It's happening again.
Today, my Wee Three came home from junior kindergarten, fell into my arms, and began to sob.
Not the kind of weeping indulged in by an overstimulated, overtired child. This was the kind of crying that emits straight from a little person's heart, when that heart has been trodden on and squelched.
"I... had... a BAAAAD DAAAAY!!!" she hic-coughed, when she could catch enough breath to form words.
I immediately scooped her up in my arms, and carried her over to the couch, where we snuggled down together under an afghan, so that she could tell me all about it.
Wee Three is one of the littlest people in her class... and truth be told, I had serious, serious trepidations about putting her in public school this year. Although she was "of age" by September, I wasn't entirely convinced that she was emotionally ready to deal with a large, boisterous classroom with less adult-to-child supervision, after her two blissful years at a wonderful nursery school. I was deeply concerned that junior kindergarten would be too dramatic a change for her, and that she would be put-off of "big school" from the get-go.
My feelings changed, however, when she was awarded a placement in the same class as her best little friend in the whole-wide-world... the daughter of one of my own most cherished friends. As mothers, we agreed that our girls having one another for support would be a boon for them both-- they are emotionally bonded enough to be like sisters to one another, and yet, in larger social situations, the two of them easily form new friendships, and include other children in their play.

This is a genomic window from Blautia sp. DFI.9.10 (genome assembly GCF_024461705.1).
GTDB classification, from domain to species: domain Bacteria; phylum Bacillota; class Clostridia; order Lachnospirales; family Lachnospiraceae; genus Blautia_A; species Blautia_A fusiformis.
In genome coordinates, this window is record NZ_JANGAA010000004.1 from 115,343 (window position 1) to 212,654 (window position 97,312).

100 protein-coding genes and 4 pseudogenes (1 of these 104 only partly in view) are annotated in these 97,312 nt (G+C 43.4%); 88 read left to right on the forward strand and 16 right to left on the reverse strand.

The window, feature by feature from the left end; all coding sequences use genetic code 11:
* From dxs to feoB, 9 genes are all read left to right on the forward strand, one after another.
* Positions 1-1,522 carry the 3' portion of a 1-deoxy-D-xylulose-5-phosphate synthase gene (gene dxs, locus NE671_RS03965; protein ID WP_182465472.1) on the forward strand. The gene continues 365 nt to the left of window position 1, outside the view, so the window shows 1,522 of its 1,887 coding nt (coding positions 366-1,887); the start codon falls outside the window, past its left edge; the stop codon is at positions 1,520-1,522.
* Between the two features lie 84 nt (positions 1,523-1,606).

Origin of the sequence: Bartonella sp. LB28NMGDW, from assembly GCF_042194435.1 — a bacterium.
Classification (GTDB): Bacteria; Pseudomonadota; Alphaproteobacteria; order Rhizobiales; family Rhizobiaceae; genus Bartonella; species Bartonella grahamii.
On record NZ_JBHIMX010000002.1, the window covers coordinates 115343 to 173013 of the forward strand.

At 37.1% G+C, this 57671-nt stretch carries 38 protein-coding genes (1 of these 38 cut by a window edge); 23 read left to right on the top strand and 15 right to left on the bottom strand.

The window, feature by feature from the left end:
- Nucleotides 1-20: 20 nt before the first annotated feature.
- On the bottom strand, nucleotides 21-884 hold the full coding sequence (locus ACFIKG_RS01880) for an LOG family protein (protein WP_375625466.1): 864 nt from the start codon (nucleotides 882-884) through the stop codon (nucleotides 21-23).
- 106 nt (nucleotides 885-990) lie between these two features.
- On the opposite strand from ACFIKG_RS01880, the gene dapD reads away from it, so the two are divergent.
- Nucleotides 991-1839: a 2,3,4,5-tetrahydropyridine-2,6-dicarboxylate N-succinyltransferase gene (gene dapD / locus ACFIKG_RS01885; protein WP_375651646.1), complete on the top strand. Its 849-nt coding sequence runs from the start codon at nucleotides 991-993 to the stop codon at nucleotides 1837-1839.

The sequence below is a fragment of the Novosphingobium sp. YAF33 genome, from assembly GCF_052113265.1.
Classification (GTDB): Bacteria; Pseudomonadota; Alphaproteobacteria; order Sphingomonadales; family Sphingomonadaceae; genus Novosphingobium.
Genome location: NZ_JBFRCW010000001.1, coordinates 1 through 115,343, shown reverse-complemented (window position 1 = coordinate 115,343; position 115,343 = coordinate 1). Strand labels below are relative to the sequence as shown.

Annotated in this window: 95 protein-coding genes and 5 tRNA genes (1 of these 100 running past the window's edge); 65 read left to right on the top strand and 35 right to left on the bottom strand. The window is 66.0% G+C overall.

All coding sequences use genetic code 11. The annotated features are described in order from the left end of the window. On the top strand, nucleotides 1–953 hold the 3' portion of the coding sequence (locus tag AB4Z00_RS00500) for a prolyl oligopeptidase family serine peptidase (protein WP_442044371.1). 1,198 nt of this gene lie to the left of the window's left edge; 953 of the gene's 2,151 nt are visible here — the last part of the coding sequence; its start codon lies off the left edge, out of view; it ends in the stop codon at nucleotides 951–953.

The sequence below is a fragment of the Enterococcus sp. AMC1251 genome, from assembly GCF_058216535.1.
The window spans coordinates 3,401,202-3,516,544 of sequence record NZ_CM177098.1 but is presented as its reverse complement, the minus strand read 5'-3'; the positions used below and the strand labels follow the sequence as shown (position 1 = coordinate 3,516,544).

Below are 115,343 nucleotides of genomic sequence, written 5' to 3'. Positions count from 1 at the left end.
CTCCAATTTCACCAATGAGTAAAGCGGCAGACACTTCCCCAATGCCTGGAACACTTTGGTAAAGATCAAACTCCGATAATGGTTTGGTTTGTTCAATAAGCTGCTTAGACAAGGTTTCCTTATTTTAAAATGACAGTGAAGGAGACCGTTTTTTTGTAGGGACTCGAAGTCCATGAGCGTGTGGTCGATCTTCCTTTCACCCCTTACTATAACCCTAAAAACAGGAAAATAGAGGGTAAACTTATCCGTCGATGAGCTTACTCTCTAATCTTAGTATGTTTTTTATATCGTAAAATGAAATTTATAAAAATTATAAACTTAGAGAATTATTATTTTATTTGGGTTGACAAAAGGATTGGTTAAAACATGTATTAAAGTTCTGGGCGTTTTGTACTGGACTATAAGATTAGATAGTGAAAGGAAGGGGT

We have had a few days this school year when one or the other of them has been ill, and had to remain at home. The "at-school" child has fared pretty well alone, and so I didn't have any major qualms about my Wee One this week... For this is the week that her special friend has taken an extended Christmas vacation, and flown off to her Grandma and Grandpa's house for the holidays.
Monday went pretty well. Yesterday, too.
But today, not so much.
Today, my daughter had her first real experience with bullying. And for the first time, there was no-one there who "had her back", so to speak.
One little ringleader apparently formed a "club" at playtime, and included every female member of the class. Invited them to join, even. But when MY little one asked to play, too, she was refused. Not only that, the other children in the "club" were instructed by the ringleader that they were not to play with Wee Three.
These children are THREE, FOUR and FIVE YEARS OLD.
It's starting even younger than it did with Child Number One, who was in second grade before any of this organized nastiness first reared its ugly head...
And I have learned a lot since then.
I have learned that parents MUST be pro-active when it comes to bullying. We must not stand idly by, and hope it will "blow over". We must not accept teachers' misguided reassurances that little girls are by nature "changeable" creatures, and that "tomorrow, everyone will be friends again".
Tomorrow, I am going to approach the ringleader's mother in the school playground. And I will relay my daughter's experience. If necessary, I will include the teacher and the children in a discussion. Because I'm going to nip this in the bud-- NOW-- in a firm, calm, respectful manner.
And I'm going to show my little girl that it is okay to speak up when she is deliberately and maliciously excluded from a group. Okay to value herself enough to be assertive.
It is more than okay.
It is essential.